VPNs on iOS are leaking user data due to an issue that was first disclosed to Apple privately about 2 years ago, a researcher has claimed. As per the issue, the unpatched security vulnerability does not let an iOS handset fully route all network traffic through VPN apps as it is expected to be and some data leaves the device outside of the VPN tunnel. This flaw was first disclosed to Apple by ProtonVPN in 2020, however, the researcher has said that the Cupertino-based company hasn't plugged the vulnerability yet.
Researcher Michael Horowitz claimed in a blog post that VPN apps on iOS appear to work fine at first i.e., “the iOS device gets a new public IP address and new DNS servers” like the way it should. The data is sent to the VPN server but the researcher says that a detailed inspection of data leaving the iOS device shows that the VPN tunnel leaks. “Data leaves the iOS device outside of the VPN tunnel. This is not a classic/legacy DNS leak, it is a data leak,” Horowitz added.
A VPN is used to encrypt traffic. Once enabled, it will give the device a new IP address, DNS servers, and a tunnel for new traffic by closing existing Internet connections as well as re-establishing them through the VPN tunnel. However, the bug in iOS restricts the operating system from hiding all existing Internet connections and/or “leaking” data outside the VPN tunnel bringing some major security concerns.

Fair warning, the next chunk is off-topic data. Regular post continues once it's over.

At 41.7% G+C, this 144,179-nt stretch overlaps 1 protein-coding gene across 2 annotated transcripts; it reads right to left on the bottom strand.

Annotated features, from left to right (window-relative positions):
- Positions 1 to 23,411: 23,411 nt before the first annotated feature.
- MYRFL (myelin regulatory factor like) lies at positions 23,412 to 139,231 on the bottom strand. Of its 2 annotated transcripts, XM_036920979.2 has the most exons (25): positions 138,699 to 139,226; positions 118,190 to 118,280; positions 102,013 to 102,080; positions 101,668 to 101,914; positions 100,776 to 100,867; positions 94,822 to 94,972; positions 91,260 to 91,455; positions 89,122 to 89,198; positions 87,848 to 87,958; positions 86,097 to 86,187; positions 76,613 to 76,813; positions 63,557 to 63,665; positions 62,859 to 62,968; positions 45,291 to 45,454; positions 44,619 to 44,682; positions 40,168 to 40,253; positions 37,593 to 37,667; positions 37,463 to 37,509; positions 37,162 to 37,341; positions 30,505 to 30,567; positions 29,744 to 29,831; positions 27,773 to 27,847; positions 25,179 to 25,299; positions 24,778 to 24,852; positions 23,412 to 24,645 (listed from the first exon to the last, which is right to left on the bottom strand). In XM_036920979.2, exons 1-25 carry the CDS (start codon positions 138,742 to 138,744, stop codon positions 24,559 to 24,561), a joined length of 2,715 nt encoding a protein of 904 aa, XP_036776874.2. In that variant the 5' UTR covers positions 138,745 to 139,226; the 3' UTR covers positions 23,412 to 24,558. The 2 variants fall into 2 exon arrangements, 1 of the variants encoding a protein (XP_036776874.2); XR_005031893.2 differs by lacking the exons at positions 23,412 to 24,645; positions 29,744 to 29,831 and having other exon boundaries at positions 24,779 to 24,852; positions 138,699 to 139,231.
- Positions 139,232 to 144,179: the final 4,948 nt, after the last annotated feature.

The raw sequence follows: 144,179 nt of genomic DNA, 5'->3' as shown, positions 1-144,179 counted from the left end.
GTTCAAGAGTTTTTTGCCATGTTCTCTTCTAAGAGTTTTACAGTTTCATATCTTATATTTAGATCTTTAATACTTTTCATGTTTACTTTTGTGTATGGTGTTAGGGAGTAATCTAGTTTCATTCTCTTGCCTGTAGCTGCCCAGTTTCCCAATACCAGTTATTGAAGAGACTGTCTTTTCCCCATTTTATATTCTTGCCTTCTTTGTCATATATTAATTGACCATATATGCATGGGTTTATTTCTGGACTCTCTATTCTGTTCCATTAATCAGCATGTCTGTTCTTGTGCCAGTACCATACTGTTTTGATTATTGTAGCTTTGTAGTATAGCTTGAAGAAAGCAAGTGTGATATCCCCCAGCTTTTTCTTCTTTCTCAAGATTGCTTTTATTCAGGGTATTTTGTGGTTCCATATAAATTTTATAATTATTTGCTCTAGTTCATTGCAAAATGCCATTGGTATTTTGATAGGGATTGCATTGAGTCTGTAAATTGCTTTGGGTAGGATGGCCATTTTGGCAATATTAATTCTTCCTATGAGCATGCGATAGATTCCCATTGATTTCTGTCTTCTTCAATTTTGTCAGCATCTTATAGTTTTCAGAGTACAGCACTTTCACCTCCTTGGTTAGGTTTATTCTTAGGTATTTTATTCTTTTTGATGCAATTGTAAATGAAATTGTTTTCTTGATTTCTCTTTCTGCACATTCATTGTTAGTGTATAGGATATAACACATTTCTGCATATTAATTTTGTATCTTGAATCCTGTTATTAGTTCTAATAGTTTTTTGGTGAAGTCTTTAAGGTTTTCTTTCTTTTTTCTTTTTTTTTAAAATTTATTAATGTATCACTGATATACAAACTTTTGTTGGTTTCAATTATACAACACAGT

In order to better understand, consider a movie-like scenario in which you are driving a red car and anyone can track you by following you on a helicopter. When you enter a tunnel, the helicopter cannot see you from above and you come outside driving a white car which serves as a cloak for your identity. But if there is a flaw in that cloak that gives away the information, it could allow the trackers to identify it is you. Apple has yet to issue a response on the issue, and we've reached out for comment.
The researcher also claims that he confirmed this data leak using multiple types of VPN and software from multiple VPN providers. He tested it on the latest version of iOS (iOS 15.6). The issue was first publicly reported by ProtonVPN in 2020 and at that time iPhone models were running iOS v13. As per a report, Apple has not yet fully fixed the problem and has provided a solution to this.
Ars Technica cited Proton founder and CEO Andy Yen as saying, “The fact that this is still an issue is disappointing to say the least. We first notified Apple privately of this issue two years ago. Apple declined to fix the issue, which is why we disclosed the vulnerability to protect the public. Millions of people's security is in Apple's hands, they are the only ones who can fix the issue, but given the lack of action for the past two years, we are not very optimistic Apple will do the right thing.”
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